We made a huge mistake by allowing third party closed source modules before our engine was equipped to safely handle them. The risk of allowing unauditable code in games when we lack any sandboxing support is simply too high, even if game developers are willing to take the risk. In the future, we will be more careful about introducing dangerous features like this.


This is probably going to cause a lot of people to change over to obsfucation or simply stop releasing things publicly. Those both come with problems. Here’s hoping there’s no unintended consequences. :slight_smile:


About time I can finally view the source code of Admin commands like the Old admin commands from 2012.


Then you can inspect the code, observe this, and never use anything that such shoddy developers make ever again. :stuck_out_tongue:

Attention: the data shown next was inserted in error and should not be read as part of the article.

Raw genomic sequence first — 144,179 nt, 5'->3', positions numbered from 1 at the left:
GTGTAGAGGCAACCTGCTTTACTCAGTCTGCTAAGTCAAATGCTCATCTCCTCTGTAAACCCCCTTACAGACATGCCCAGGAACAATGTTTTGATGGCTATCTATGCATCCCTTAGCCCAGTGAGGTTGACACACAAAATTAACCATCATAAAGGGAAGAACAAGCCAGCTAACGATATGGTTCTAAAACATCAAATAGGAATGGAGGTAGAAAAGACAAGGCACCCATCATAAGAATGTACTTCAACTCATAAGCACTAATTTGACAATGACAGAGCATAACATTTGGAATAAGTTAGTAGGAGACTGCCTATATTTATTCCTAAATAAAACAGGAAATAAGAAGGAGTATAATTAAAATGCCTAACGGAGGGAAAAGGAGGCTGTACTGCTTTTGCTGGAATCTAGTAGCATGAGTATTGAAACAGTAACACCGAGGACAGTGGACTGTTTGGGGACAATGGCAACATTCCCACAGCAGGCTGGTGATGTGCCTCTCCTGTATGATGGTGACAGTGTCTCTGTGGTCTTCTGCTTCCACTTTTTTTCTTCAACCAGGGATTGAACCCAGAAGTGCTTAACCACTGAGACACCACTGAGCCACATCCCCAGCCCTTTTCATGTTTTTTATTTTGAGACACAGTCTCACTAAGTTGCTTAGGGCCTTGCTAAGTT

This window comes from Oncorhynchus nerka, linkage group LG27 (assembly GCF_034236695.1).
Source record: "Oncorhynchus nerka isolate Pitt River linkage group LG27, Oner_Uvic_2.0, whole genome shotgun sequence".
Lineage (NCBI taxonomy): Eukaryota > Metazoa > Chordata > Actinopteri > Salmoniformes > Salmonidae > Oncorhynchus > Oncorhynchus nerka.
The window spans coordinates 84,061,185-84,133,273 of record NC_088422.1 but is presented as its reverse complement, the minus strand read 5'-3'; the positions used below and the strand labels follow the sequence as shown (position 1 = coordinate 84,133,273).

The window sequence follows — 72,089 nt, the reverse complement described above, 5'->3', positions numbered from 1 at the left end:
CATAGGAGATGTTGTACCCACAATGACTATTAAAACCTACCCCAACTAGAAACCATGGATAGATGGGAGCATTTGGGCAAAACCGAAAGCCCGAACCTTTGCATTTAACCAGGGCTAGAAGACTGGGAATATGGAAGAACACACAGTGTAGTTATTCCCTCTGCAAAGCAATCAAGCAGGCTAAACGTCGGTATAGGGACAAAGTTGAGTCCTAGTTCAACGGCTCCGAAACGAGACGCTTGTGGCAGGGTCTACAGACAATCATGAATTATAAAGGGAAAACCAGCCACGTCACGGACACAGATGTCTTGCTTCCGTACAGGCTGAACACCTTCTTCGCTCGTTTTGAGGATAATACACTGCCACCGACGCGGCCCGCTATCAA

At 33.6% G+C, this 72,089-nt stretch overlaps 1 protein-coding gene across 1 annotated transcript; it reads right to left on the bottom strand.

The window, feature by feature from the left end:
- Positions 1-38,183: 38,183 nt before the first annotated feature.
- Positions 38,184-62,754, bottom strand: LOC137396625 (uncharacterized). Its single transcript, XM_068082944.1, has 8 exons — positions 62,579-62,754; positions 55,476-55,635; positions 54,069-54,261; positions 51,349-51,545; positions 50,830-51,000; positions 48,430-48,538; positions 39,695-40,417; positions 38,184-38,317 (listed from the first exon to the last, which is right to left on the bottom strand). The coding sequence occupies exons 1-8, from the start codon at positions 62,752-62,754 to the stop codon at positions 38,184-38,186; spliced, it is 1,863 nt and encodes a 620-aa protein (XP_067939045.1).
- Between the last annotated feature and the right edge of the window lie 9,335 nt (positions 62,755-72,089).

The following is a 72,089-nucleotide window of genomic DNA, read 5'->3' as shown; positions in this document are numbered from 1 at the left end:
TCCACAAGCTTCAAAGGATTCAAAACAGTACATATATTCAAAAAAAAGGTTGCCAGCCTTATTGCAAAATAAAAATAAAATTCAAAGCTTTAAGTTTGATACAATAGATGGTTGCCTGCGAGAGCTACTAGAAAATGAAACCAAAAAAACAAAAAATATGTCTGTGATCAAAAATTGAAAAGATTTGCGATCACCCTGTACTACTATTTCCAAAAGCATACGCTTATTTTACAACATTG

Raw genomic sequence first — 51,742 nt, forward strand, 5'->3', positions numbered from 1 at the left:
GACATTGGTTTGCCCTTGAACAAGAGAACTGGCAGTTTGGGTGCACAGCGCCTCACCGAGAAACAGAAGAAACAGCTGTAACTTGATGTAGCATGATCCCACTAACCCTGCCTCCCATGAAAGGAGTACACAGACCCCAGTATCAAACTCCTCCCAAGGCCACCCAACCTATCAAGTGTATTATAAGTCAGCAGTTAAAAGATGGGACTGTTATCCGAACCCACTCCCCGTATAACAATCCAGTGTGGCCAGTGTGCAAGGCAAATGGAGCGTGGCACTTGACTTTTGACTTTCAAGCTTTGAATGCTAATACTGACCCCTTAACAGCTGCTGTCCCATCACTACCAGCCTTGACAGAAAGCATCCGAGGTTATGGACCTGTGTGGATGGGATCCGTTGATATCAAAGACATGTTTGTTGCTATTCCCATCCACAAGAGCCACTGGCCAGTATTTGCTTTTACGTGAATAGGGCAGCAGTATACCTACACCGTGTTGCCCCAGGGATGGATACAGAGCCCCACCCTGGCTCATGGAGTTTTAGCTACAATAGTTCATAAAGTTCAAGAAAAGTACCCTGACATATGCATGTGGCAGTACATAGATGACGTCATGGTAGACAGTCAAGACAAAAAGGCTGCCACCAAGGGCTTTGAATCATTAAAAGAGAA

Releasing a private source module was never the same as releasing things publicly (it’s not even simply closed source, the source holder can arbitrarily delete/add/modify logic on the fly without your knowledge). This change will lead to people naturally releasing more things publicly just by mere implication, because they have to open up the source when publishing a model for free.

If people want to make money off of their work, they need to sell services, not black box products.


Something I want to confirm: this only affects third party modules as stated yes? Meaning modules you own can still be privately required by it’s owner?


This is assuming the creator makes the module public. Not all private modules will instantly become public, and therefore many modules will likely not make the transition and will most likely be retired instead due to sensitive content being inside them just because of the way a lot of people used them when they first came out.